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Address

Mailing Address:

Land Use and Environmental Services Agency
2145 Suttle Avenue
Charlotte,
NC 28208

Office Location:


2145 Suttle Avenue
Charlotte,
NC 28208

MAP

Hours: Mon-Fri 8 a.m - 5 p.m.

Contact

General Information
311 (704-336-7600 from outside the county)

​​​​​​​​​​​​​​​​ 2016 ​​​​​​​State of the Environment Report

The State of the Environment Report (SOER) is an informative communication tool used to benchmark our region's air, land, water, and waste conditions. Released every two years since 1987, the report is a long standing tradition in the spirit to remain transparent and ​accountable to the public. Identified strategies and conclusions presented throughout the report should be incorporated into the policy forming process that helps define our pioneering community.​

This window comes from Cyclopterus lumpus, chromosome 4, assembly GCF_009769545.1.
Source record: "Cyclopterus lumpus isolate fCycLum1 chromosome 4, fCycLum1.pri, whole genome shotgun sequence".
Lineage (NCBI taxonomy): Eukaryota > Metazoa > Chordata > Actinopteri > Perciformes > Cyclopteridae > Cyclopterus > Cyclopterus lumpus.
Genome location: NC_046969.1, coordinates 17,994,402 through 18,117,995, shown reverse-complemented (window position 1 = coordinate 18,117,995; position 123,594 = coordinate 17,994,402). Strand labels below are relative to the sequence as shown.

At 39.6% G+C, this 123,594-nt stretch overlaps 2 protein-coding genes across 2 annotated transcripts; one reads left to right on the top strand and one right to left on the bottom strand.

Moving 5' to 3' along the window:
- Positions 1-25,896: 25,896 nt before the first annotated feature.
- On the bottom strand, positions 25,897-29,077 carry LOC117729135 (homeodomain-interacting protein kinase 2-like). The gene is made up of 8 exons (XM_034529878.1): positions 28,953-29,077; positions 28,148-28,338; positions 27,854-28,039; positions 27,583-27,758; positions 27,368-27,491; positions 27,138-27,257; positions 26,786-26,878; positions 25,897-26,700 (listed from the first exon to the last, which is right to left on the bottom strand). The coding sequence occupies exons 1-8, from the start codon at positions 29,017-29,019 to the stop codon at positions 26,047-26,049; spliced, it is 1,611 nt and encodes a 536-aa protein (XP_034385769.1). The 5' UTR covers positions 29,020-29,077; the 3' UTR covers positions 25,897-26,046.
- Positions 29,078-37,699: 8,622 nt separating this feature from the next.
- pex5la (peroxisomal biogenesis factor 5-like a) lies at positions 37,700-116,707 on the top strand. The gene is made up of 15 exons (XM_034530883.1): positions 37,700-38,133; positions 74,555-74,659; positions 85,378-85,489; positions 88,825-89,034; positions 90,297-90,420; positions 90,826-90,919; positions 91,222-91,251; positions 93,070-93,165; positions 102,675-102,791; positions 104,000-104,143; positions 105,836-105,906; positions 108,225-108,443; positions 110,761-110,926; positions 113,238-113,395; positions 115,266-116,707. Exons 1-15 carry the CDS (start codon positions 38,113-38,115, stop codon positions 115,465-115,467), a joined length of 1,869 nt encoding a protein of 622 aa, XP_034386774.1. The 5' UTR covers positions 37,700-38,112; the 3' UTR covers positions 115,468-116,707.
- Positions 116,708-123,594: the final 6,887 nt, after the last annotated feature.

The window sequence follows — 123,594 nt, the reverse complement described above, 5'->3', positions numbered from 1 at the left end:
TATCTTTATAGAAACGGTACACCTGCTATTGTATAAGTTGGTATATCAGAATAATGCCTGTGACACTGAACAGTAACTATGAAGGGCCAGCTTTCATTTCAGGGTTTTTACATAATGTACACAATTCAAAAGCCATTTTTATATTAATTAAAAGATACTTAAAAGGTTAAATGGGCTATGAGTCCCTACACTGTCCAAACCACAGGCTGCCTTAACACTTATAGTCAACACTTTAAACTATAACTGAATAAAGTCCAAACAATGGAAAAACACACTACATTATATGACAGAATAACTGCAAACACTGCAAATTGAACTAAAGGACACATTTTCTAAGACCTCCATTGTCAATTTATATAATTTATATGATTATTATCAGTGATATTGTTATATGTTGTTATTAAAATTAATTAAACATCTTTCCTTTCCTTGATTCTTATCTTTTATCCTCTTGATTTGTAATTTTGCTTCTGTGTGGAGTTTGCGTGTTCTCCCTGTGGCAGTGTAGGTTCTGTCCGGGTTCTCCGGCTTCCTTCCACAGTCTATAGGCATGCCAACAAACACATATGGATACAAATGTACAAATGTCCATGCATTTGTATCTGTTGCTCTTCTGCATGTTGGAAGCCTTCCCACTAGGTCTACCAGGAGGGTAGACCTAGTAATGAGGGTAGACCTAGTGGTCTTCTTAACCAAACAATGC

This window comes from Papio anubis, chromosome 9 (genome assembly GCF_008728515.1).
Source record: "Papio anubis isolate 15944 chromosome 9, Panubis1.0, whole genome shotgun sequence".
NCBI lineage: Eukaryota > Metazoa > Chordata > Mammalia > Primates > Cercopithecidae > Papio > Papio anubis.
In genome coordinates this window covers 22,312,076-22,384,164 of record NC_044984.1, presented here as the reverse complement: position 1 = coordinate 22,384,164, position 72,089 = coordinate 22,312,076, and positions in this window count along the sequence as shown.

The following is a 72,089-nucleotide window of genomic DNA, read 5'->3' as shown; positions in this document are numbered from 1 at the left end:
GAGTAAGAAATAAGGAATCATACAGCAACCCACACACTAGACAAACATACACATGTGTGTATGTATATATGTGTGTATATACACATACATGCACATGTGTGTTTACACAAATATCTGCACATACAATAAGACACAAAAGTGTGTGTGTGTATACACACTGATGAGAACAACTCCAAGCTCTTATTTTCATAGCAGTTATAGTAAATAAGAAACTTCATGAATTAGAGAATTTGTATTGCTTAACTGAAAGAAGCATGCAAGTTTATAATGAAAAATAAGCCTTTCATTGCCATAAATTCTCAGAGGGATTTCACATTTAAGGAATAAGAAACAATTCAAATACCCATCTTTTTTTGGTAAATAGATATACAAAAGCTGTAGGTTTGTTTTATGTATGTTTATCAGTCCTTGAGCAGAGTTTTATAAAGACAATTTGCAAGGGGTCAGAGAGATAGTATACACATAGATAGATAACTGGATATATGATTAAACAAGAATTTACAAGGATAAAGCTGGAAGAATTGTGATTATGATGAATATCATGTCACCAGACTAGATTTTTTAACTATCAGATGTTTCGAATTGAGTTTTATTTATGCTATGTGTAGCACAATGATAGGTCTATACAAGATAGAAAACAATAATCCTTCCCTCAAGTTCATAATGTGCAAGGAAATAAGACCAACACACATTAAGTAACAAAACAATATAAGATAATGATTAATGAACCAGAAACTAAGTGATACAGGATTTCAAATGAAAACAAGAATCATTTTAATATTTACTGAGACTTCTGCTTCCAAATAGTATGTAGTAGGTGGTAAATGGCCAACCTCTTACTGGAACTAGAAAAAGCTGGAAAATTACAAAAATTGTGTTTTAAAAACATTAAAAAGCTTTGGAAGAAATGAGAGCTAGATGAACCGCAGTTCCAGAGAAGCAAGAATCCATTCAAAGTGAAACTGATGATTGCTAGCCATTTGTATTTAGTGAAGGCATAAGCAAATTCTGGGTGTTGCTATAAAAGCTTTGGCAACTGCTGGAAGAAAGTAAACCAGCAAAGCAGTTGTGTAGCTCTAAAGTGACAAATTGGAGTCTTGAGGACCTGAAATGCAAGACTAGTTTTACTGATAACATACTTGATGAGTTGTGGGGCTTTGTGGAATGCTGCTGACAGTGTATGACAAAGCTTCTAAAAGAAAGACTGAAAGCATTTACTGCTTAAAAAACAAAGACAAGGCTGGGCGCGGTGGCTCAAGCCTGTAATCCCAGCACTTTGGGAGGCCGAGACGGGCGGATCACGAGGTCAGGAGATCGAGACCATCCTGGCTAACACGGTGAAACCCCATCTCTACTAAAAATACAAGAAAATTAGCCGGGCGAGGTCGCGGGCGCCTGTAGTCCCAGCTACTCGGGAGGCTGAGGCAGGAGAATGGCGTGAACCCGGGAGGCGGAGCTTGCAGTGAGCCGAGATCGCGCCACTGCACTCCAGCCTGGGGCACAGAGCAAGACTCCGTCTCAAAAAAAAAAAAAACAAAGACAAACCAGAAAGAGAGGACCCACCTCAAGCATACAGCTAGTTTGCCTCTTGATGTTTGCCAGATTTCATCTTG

Read the State of the Environment Report

The report is divided into four chapters: Air, Land, Water, and Waste. Click the icons below to explore individual chapter of the report or continue further down on this page to learn more about the critical issues.

LAND 16WATER 16WASTE 16​​

​How to read the infographics

​Each chapter includes an infographic divided into three sections. The top third shows areas of progress, the middle third shows areas that need improvement, and the bottom third lists ways you can help Mecklenburg County's quality of life.